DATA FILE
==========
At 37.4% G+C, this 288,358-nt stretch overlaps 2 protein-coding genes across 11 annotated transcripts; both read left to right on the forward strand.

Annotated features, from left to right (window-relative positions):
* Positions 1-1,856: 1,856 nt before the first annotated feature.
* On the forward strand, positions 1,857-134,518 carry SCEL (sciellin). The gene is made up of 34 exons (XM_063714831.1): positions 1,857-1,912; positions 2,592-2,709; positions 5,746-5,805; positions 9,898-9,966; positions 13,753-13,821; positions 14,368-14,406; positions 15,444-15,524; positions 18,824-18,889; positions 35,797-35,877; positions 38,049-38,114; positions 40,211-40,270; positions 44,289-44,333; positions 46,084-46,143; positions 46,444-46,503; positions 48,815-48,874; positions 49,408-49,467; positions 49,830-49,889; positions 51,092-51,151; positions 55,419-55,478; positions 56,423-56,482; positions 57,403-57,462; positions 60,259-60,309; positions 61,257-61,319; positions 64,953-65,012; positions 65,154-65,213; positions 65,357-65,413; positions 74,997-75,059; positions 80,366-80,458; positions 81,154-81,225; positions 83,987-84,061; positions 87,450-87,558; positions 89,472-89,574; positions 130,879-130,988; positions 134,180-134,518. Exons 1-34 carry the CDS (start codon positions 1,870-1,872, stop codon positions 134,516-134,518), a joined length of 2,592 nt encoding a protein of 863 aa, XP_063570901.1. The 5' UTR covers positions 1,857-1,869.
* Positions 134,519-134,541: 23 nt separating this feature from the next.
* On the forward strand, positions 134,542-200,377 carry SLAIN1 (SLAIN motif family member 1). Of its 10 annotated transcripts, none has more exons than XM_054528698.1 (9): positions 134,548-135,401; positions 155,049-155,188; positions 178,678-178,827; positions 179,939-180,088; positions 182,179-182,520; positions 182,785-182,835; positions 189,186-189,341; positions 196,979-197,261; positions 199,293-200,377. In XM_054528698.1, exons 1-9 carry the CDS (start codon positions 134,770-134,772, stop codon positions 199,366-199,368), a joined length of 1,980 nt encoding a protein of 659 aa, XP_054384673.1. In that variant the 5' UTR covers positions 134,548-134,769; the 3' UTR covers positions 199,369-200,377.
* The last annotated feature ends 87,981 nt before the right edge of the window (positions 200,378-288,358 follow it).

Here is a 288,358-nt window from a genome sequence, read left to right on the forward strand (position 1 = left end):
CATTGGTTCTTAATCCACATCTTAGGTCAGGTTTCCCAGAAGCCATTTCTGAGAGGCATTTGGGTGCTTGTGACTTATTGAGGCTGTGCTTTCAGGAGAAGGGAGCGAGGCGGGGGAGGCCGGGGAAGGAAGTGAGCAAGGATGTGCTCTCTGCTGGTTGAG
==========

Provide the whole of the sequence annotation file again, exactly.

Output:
At 37.4% G+C, this 288,358-nt stretch overlaps 2 protein-coding genes across 11 annotated transcripts; both read left to right on the forward strand.

Annotated features, from left to right (window-relative positions):
* Positions 1-1,856: 1,856 nt before the first annotated feature.
* On the forward strand, positions 1,857-134,518 carry SCEL (sciellin). The gene is made up of 34 exons (XM_063714831.1): positions 1,857-1,912; positions 2,592-2,709; positions 5,746-5,805; positions 9,898-9,966; positions 13,753-13,821; positions 14,368-14,406; positions 15,444-15,524; positions 18,824-18,889; positions 35,797-35,877; positions 38,049-38,114; positions 40,211-40,270; positions 44,289-44,333; positions 46,084-46,143; positions 46,444-46,503; positions 48,815-48,874; positions 49,408-49,467; positions 49,830-49,889; positions 51,092-51,151; positions 55,419-55,478; positions 56,423-56,482; positions 57,403-57,462; positions 60,259-60,309; positions 61,257-61,319; positions 64,953-65,012; positions 65,154-65,213; positions 65,357-65,413; positions 74,997-75,059; positions 80,366-80,458; positions 81,154-81,225; positions 83,987-84,061; positions 87,450-87,558; positions 89,472-89,574; positions 130,879-130,988; positions 134,180-134,518. Exons 1-34 carry the CDS (start codon positions 1,870-1,872, stop codon positions 134,516-134,518), a joined length of 2,592 nt encoding a protein of 863 aa, XP_063570901.1. The 5' UTR covers positions 1,857-1,869.
* Positions 134,519-134,541: 23 nt separating this feature from the next.
* On the forward strand, positions 134,542-200,377 carry SLAIN1 (SLAIN motif family member 1). Of its 10 annotated transcripts, none has more exons than XM_054528698.1 (9): positions 134,548-135,401; positions 155,049-155,188; positions 178,678-178,827; positions 179,939-180,088; positions 182,179-182,520; positions 182,785-182,835; positions 189,186-189,341; positions 196,979-197,261; positions 199,293-200,377. In XM_054528698.1, exons 1-9 carry the CDS (start codon positions 134,770-134,772, stop codon positions 199,366-199,368), a joined length of 1,980 nt encoding a protein of 659 aa, XP_054384673.1. In that variant the 5' UTR covers positions 134,548-134,769; the 3' UTR covers positions 199,369-200,377.
* The last annotated feature ends 87,981 nt before the right edge of the window (positions 200,378-288,358 follow it).

Here is a 288,358-nt window from a genome sequence, read left to right on the forward strand (position 1 = left end):
CATTGGTTCTTAATCCACATCTTAGGTCAGGTTTCCCAGAAGCCATTTCTGAGAGGCATTTGGGTGCTTGTGACTTATTGAGGCTGTGCTTTCAGGAGAAGGGAGCGAGGCGGGGGAGGCCGGGGAAGGAAGTGAGCAAGGATGTGCTCTCTGCTGGTTGAG